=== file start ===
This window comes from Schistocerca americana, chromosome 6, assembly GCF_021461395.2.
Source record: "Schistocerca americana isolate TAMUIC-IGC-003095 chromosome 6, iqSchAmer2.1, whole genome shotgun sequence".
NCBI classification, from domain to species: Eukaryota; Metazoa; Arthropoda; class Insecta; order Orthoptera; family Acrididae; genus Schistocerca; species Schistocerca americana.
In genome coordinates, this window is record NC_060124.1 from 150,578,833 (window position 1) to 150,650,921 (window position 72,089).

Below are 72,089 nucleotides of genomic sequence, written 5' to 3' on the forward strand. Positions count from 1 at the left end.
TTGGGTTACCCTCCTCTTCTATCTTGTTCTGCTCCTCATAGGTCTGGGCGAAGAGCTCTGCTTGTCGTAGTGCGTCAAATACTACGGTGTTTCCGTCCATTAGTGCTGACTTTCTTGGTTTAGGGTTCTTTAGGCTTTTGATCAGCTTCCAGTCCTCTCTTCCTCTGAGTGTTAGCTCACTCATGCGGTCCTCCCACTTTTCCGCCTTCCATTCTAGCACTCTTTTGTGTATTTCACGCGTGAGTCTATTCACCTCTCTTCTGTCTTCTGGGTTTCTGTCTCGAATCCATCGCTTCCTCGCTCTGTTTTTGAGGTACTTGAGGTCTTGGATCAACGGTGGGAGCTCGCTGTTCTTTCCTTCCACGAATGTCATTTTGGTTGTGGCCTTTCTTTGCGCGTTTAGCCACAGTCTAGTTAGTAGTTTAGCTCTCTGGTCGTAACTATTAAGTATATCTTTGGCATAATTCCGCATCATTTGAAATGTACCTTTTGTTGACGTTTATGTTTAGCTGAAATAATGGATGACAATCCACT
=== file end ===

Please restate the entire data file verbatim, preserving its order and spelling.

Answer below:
This window comes from Schistocerca americana, chromosome 6, assembly GCF_021461395.2.
Source record: "Schistocerca americana isolate TAMUIC-IGC-003095 chromosome 6, iqSchAmer2.1, whole genome shotgun sequence".
NCBI classification, from domain to species: Eukaryota; Metazoa; Arthropoda; class Insecta; order Orthoptera; family Acrididae; genus Schistocerca; species Schistocerca americana.
In genome coordinates, this window is record NC_060124.1 from 150,578,833 (window position 1) to 150,650,921 (window position 72,089).

Below are 72,089 nucleotides of genomic sequence, written 5' to 3' on the forward strand. Positions count from 1 at the left end.
TTGGGTTACCCTCCTCTTCTATCTTGTTCTGCTCCTCATAGGTCTGGGCGAAGAGCTCTGCTTGTCGTAGTGCGTCAAATACTACGGTGTTTCCGTCCATTAGTGCTGACTTTCTTGGTTTAGGGTTCTTTAGGCTTTTGATCAGCTTCCAGTCCTCTCTTCCTCTGAGTGTTAGCTCACTCATGCGGTCCTCCCACTTTTCCGCCTTCCATTCTAGCACTCTTTTGTGTATTTCACGCGTGAGTCTATTCACCTCTCTTCTGTCTTCTGGGTTTCTGTCTCGAATCCATCGCTTCCTCGCTCTGTTTTTGAGGTACTTGAGGTCTTGGATCAACGGTGGGAGCTCGCTGTTCTTTCCTTCCACGAATGTCATTTTGGTTGTGGCCTTTCTTTGCGCGTTTAGCCACAGTCTAGTTAGTAGTTTAGCTCTCTGGTCGTAACTATTAAGTATATCTTTGGCATAATTCCGCATCATTTGAAATGTACCTTTTGTTGACGTTTATGTTTAGCTGAAATAATGGATGACAATCCACT